November 22, 2013 on 11:01 am | In Article, Continuous Integration, DotNet, Software Engineering | No Comments

Last week was quite eventful. I’ve talked about Continuous Integration in .NET and about how do we use it at my company CODEFUSION at the IT Academic Day 2013 at the Opole University of Technology (OUTech). CF-IT Academic DayIt was an event organized by the .NET Group from the OUTech and Microsoft Poland. The auditorium nearly full! Of course I’ve showed my funny CI gadget "Great Integrator Helmet". It connects wirelessly to the CI server and transfers a feedback about failing build by blinking and hauling. As usual it was very well noticed by the auditorium Winking smile

And since we are at the topic of tinkering with electronics: Idnplogo_dr’ve described how to build such a thing using Tinkerforge and .NET and together with Bernhard Kord written an article about it. It went “live” this week in the 11th 2013 issue of dotnetpro Magazin in Munich, Germany. If you are keen in German language (the article is written in German) take a look at http://www.dotnetpro.de/articles/onlinearticle4689.aspx for more details!

Developer Week – .NET Developers Conference 2013

September 16, 2013 on 1:22 pm | In Continuous Integration, DotNet, Software Engineering | No Comments

I was invited speaker at this years Developer Week – .NET Developer Conference in Nuremberg, Germany. It was quite nice event and I was speaking about “Continuous Integration in .NET”. You can find Post-Event Report in this document (German only!). If you look carefully you will surely find my picture there!

Dveloper Week / Dotnet Developer Conference 2013

June 25, 2013 on 7:20 pm | In Continuous Integration, DotNet, Software Engineering | No Comments

dwx2013Herzlichen Dank an alle die Teil in mein Vortrag wahrend Developer Week / Dotnet Developer Conference 2013 in Nürnberg genommen haben! Das war eine Hervorragende Stunde! Ich hoffe Ihr etwas über „Continuous Integration in .NET“ gelernt habt. Herrlichen Dank an Organisatoren für die Einladung. Danke an Kollegen Referenten. Danke an alle 1500 (?!) DWX 2013 Teilnehmer!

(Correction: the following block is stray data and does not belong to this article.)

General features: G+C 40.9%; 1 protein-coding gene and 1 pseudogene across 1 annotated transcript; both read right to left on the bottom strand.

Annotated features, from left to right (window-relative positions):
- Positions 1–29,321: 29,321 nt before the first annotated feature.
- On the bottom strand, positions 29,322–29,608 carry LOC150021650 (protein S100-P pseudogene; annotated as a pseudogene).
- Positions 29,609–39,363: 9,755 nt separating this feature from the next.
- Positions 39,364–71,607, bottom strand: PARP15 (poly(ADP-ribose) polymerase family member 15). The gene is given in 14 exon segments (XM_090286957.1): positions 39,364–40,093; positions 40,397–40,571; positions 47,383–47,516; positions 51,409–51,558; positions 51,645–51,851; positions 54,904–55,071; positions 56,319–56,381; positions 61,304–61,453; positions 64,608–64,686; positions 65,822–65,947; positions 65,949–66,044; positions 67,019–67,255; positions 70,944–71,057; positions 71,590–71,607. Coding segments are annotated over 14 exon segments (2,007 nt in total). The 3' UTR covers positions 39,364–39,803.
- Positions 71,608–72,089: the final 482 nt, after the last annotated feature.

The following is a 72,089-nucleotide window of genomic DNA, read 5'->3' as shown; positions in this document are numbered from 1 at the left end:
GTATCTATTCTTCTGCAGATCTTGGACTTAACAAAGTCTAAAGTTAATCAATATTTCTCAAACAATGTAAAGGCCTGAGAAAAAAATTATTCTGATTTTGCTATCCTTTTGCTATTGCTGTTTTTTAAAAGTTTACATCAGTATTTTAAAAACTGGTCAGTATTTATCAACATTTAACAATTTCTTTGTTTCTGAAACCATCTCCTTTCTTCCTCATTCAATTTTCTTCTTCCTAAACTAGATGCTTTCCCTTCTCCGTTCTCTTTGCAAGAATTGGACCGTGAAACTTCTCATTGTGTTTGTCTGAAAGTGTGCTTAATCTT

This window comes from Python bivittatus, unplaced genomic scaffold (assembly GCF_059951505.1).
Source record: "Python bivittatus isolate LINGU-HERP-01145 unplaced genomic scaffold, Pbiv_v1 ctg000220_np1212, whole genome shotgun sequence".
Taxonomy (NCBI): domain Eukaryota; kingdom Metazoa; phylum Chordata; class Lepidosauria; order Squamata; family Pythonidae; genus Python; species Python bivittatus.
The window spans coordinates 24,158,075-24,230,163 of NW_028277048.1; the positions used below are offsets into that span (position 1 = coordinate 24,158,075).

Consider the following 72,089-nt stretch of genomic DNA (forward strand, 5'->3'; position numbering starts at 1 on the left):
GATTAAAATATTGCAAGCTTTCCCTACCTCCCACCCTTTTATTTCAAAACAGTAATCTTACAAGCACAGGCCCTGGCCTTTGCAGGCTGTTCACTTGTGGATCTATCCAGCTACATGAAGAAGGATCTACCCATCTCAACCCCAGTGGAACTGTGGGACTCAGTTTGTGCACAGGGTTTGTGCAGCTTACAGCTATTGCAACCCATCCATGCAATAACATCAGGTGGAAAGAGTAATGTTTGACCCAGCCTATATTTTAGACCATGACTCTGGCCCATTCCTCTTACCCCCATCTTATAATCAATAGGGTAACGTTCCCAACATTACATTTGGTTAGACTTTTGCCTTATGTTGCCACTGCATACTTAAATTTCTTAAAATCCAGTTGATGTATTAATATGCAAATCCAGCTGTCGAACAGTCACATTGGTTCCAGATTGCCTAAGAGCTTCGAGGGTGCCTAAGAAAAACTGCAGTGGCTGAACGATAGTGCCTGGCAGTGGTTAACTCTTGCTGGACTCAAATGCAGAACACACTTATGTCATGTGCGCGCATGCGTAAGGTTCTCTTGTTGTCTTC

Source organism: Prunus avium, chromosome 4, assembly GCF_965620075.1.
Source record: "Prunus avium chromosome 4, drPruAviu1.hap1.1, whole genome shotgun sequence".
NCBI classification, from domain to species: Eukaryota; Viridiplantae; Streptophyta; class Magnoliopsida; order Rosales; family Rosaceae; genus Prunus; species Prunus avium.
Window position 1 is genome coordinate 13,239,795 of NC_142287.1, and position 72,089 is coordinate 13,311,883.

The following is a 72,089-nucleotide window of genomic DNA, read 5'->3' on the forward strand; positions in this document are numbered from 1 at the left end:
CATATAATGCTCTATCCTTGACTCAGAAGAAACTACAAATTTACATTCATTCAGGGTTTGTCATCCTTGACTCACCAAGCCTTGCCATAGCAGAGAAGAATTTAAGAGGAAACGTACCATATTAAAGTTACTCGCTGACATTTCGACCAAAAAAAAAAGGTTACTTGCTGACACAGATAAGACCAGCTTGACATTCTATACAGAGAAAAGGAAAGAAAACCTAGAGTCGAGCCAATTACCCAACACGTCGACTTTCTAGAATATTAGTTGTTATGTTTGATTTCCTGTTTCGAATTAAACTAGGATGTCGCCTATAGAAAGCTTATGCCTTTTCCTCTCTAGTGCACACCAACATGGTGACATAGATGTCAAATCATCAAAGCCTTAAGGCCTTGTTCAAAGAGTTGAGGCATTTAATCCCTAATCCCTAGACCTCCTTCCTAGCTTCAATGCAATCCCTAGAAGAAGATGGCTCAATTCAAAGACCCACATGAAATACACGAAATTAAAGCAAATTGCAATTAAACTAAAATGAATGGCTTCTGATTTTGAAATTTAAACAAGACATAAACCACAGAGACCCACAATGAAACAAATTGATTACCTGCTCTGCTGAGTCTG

Und als Bonus – CiInDotNet_Dwx











I will be speaking at .NET Developer Conference in Nuremberg, Germany

March 8, 2013 on 8:12 am | In Continuous Integration, DotNet | No Comments

imageI’m happy to announce that I will be speaking about Continuous Integration in .NET at .NET Developer Conference (DCC) in Nuremberg, Germany. The .NET Developer Conference is a part of Developer Week (DWX) that combines 3 events WDC (Web Developer Conference), MDC (Mobile Developer Conference) and DDC. It takes place from 24th to 27th June 2013. My session is on Monday the 24th.

More information on the DWX 2013, the program and speakers are available at www.developer-week.de.

You are very welcome!

PS. I have a discount code for all my blog readers – if you want one please drop me a line!

I will be speaking at MTS 2012

September 7, 2012 on 9:47 am | In Continuous Integration, DotNet | No Comments

MTS 2012 będę prelegentemMTS or Microsoft Technology Summit is the biggest technical conference Microsoft in Poland. It is the place where few thounsend developers, IT specialists and business people meet to get the latest informations from Microsoft and to talk about things that are relevant. This year was invited to MTS to give a talk about continuous integration. Let’s meet at MTS 2012!

Next Page »

Powered by WordPress with Pool theme design by Borja Fernandez.
Text © Marcin Kawalerowicz. Hosting CODEFUSION.